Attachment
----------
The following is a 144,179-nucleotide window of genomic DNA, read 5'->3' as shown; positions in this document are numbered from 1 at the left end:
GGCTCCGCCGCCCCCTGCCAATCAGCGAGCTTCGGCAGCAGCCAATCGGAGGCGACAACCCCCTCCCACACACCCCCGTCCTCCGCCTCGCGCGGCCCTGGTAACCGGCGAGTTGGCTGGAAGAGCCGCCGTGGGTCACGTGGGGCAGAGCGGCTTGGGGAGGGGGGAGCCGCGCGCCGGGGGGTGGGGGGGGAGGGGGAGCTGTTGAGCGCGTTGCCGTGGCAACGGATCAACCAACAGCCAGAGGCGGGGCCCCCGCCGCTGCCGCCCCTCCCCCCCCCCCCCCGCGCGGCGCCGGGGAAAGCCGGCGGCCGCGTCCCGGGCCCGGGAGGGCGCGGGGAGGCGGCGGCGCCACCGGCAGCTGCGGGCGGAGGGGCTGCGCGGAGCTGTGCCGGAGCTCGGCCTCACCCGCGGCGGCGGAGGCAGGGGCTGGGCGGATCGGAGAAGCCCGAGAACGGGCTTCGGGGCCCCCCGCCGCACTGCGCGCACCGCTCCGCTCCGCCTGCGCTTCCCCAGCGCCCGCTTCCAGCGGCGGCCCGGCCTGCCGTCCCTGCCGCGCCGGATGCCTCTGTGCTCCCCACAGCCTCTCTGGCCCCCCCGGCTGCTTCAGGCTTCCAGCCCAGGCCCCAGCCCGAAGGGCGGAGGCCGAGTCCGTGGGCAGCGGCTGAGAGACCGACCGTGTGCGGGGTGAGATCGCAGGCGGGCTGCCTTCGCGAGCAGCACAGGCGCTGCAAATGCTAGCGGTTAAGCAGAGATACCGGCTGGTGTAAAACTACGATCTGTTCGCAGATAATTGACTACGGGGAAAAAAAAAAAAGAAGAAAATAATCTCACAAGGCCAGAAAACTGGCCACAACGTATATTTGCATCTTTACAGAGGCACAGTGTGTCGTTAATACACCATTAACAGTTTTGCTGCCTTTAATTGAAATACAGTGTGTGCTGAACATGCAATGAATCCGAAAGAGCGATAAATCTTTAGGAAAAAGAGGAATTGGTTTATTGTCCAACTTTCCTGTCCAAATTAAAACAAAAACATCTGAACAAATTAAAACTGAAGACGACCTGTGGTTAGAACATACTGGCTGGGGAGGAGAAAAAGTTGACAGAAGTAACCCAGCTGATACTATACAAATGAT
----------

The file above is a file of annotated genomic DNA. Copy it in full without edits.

The following is a 144,179-nucleotide window of genomic DNA, read 5'->3' as shown; positions in this document are numbered from 1 at the left end:
GGCTCCGCCGCCCCCTGCCAATCAGCGAGCTTCGGCAGCAGCCAATCGGAGGCGACAACCCCCTCCCACACACCCCCGTCCTCCGCCTCGCGCGGCCCTGGTAACCGGCGAGTTGGCTGGAAGAGCCGCCGTGGGTCACGTGGGGCAGAGCGGCTTGGGGAGGGGGGAGCCGCGCGCCGGGGGGTGGGGGGGGAGGGGGAGCTGTTGAGCGCGTTGCCGTGGCAACGGATCAACCAACAGCCAGAGGCGGGGCCCCCGCCGCTGCCGCCCCTCCCCCCCCCCCCCCGCGCGGCGCCGGGGAAAGCCGGCGGCCGCGTCCCGGGCCCGGGAGGGCGCGGGGAGGCGGCGGCGCCACCGGCAGCTGCGGGCGGAGGGGCTGCGCGGAGCTGTGCCGGAGCTCGGCCTCACCCGCGGCGGCGGAGGCAGGGGCTGGGCGGATCGGAGAAGCCCGAGAACGGGCTTCGGGGCCCCCCGCCGCACTGCGCGCACCGCTCCGCTCCGCCTGCGCTTCCCCAGCGCCCGCTTCCAGCGGCGGCCCGGCCTGCCGTCCCTGCCGCGCCGGATGCCTCTGTGCTCCCCACAGCCTCTCTGGCCCCCCCGGCTGCTTCAGGCTTCCAGCCCAGGCCCCAGCCCGAAGGGCGGAGGCCGAGTCCGTGGGCAGCGGCTGAGAGACCGACCGTGTGCGGGGTGAGATCGCAGGCGGGCTGCCTTCGCGAGCAGCACAGGCGCTGCAAATGCTAGCGGTTAAGCAGAGATACCGGCTGGTGTAAAACTACGATCTGTTCGCAGATAATTGACTACGGGGAAAAAAAAAAAAGAAGAAAATAATCTCACAAGGCCAGAAAACTGGCCACAACGTATATTTGCATCTTTACAGAGGCACAGTGTGTCGTTAATACACCATTAACAGTTTTGCTGCCTTTAATTGAAATACAGTGTGTGCTGAACATGCAATGAATCCGAAAGAGCGATAAATCTTTAGGAAAAAGAGGAATTGGTTTATTGTCCAACTTTCCTGTCCAAATTAAAACAAAAACATCTGAACAAATTAAAACTGAAGACGACCTGTGGTTAGAACATACTGGCTGGGGAGGAGAAAAAGTTGACAGAAGTAACCCAGCTGATACTATACAAATGAT